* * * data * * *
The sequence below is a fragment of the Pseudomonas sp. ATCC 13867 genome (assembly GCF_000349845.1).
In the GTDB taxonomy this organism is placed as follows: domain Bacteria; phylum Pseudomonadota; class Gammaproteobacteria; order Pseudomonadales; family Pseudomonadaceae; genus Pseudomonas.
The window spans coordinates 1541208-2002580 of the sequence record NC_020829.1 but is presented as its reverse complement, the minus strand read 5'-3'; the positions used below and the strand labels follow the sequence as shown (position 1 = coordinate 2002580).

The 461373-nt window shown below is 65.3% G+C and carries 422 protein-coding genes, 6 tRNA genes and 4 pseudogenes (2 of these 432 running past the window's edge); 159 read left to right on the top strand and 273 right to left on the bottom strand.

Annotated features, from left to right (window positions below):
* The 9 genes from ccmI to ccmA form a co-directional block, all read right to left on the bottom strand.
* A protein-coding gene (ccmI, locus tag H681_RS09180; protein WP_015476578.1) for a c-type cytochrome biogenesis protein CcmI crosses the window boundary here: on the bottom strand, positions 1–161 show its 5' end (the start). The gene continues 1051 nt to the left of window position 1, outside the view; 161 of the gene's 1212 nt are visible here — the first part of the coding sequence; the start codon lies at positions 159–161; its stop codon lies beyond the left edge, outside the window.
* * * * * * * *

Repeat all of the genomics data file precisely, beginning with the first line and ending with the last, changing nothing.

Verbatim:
The sequence below is a fragment of the Pseudomonas sp. ATCC 13867 genome (assembly GCF_000349845.1).
In the GTDB taxonomy this organism is placed as follows: domain Bacteria; phylum Pseudomonadota; class Gammaproteobacteria; order Pseudomonadales; family Pseudomonadaceae; genus Pseudomonas.
The window spans coordinates 1541208-2002580 of the sequence record NC_020829.1 but is presented as its reverse complement, the minus strand read 5'-3'; the positions used below and the strand labels follow the sequence as shown (position 1 = coordinate 2002580).

The 461373-nt window shown below is 65.3% G+C and carries 422 protein-coding genes, 6 tRNA genes and 4 pseudogenes (2 of these 432 running past the window's edge); 159 read left to right on the top strand and 273 right to left on the bottom strand.

Annotated features, from left to right (window positions below):
* The 9 genes from ccmI to ccmA form a co-directional block, all read right to left on the bottom strand.
* A protein-coding gene (ccmI, locus tag H681_RS09180; protein WP_015476578.1) for a c-type cytochrome biogenesis protein CcmI crosses the window boundary here: on the bottom strand, positions 1–161 show its 5' end (the start). The gene continues 1051 nt to the left of window position 1, outside the view; 161 of the gene's 1212 nt are visible here — the first part of the coding sequence; the start codon lies at positions 159–161; its stop codon lies beyond the left edge, outside the window.